Meet the conscious non-couplers: They're single by choice, and don't have 'dreary' lives
What prompts some people to remain single when the entire world thinks that relationships are the true road to happiness?
As a 23-year-old journalist in Hyderabad, I spent considerable amount of time in the beginning of my career hopping on and off autorickshaws. Invariably, every other auto driver would ask me if I was married and then follow it up with questions as to why I wasn’t married.
Statistics are on my side when I say that that fewer women are getting married, the 2011 Census says that 39 percent increase in the number of single women in India, of course this number includes widows, divorcees and unmarried women, and those deserted by husbands. And there has been a 58 percent increase in the number of urban single women, from 17.1 million in 2001 to 27 million in 2011.
Quite a lot has been written about single women, why they choose to be single and there are enough opinions and feature pieces on how single men and women might seem happy, but they are not really. This is not an exercise in talking about the gendered experience of singlehood that women receive, or to explore of a poor sex ratio and its sociological implications. This piece exists purely to document the joy that a few get from being single. The joy that is never understood as joy, but is only seen as inadequacy and pain.
In a dominant narrative that looks at relationships as the final goal — almost as if every step in life is towards reaching that final destiny, it becomes necessary to highlight the happiness of those who choose to reject that narrative altogether.
Going with the flow
In a whimsically titled book, Chasing The Good Life: On Being Single, a compilation of essays from single men and women, Namrata Joshi’s sentiments — that being single becomes about having a healthy relationship with oneself and being comfortable in alone-ness — echo pretty well with what many of my interviewees had to say.
“It’s not that I am celibate, I have plenty of sex but relationships are not my thing. Perhaps, it’s because I never gave much thought when I was younger and I then I got used to my ways. I like that I can have many meaningful relationships over time,” says Lakshmi Shankar, 35-year-old film writer. Sanjukta Borah, 38-year-old journalist from Guwhati has been ‘single’ for many years — “I am active on the dating front. I see a lot of men and it’s great and I am not averse to being in a relationship, but I am not desperately seeking one either. I think we would all do a little better going with the flow,” she says.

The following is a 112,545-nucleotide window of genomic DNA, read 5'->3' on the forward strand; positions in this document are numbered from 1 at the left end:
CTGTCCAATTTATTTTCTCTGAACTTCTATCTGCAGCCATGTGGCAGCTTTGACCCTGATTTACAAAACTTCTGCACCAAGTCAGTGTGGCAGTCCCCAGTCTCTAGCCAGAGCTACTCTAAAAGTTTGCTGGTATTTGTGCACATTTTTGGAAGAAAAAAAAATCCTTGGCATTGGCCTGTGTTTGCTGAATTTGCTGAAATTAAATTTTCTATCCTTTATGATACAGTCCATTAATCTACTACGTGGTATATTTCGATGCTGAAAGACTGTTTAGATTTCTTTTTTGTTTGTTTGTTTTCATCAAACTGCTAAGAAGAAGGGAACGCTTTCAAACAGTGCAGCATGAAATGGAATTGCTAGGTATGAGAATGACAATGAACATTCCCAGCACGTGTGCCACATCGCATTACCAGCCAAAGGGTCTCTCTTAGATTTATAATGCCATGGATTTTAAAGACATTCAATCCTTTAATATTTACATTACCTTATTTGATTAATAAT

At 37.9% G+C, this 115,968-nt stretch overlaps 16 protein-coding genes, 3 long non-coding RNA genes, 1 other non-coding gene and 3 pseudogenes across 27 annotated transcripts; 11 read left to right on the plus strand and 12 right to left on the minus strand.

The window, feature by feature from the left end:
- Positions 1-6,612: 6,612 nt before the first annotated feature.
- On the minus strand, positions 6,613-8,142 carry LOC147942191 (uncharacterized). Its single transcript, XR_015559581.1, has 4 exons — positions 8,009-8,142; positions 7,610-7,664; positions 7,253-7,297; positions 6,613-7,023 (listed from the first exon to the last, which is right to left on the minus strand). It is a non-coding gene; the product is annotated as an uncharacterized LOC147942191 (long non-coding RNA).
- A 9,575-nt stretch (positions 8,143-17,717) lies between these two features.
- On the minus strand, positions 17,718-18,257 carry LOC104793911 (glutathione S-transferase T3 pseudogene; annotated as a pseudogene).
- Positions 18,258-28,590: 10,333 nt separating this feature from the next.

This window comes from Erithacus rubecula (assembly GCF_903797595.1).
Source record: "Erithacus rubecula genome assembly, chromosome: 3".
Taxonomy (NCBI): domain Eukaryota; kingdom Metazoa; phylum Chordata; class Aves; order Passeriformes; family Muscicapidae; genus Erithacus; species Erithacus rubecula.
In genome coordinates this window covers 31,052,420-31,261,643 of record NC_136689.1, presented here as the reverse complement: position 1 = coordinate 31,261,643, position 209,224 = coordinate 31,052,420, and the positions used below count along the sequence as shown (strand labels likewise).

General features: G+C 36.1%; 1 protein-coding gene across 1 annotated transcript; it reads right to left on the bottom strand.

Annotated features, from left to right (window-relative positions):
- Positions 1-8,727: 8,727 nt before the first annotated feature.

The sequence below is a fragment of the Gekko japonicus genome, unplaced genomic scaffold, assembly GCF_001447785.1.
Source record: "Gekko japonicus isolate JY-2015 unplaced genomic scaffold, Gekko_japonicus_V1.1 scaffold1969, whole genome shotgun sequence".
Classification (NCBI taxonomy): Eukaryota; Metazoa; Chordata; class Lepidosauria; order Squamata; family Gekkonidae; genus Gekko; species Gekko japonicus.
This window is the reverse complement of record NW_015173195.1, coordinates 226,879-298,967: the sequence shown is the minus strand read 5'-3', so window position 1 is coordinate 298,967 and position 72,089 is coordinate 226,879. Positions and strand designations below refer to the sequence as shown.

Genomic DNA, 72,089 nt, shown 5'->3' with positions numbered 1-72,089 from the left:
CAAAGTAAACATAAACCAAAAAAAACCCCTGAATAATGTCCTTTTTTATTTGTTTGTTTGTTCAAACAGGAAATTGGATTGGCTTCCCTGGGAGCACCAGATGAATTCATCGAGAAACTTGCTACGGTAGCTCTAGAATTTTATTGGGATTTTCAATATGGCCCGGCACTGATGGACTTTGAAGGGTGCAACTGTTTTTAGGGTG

“People often end up calling me commitment-phobic, that I am afraid of long-term relationships or that I am an incomplete person and it’s not true. Do I get lonely sometimes? Yes, I do. But is it a blanket of despair that envelopes me? No. I have a set routine, I read books, I feel very complete and at peace,” says Bhagat Murugavel.
Divorced for the last eight years, Rohit Rao is rediscovering himself. He is a part of a single’s group from which he doesn’t date a single woman. He likes being a part of a group where people don’t automatically assume to know his loneliness. “I was with my ex for almost 20 years, 10 years of which we dated. We met in our formative years and I never ended up knowing who I was. I just became the Rohit as defined by that relationship,” he says.
Manvi Sharma’s story bears close resemblance to Rohit’s. “Often we tend to lose ourselves in relationships. It’s because the culture around us informs us that our personalities are our relationship. That’s not true at all. It might seem cheesy, but getting into relationships without knowing yourself fully well and having a fully formed adult life is a mistake,” she says.
Can’t play teacher-teacher
Women in bigger cities, especially with a couple of years’ work experience under their belt talked about what pushed them into being single — their complete unwillingness to play ‘teacher’ to sexist men. “After a point, I realised that my relationships were seeming like work because I had to teach him how to not be a sexist,” says Vidisha Gollapudi. “I’ve progressed so much in the way I think, but no matter how many educated men I would date, it was hard to shake their belief in gender roles. You try hard and then you give up. I am not unhappy, I just don’t have time to be a teacher,” says Lakshmi.
“They are whining clubs where sad desperate singles come to bemoan their wretched single status hoping anxiously to meet desperate singles like themselves and get hitched.Singles are not living it up but float about waif-like, seeking out husbands or wives in boardrooms, in birthday parties, in weddings, in Facebook friend-lists or dating sites like Tinder,” writes Sanjay Austa in an article about the ‘cool singles’. He paints a dreary picture but what about these men and women who are choosing to be consciously single, to borrow a little from Gwyneth Paltrow?
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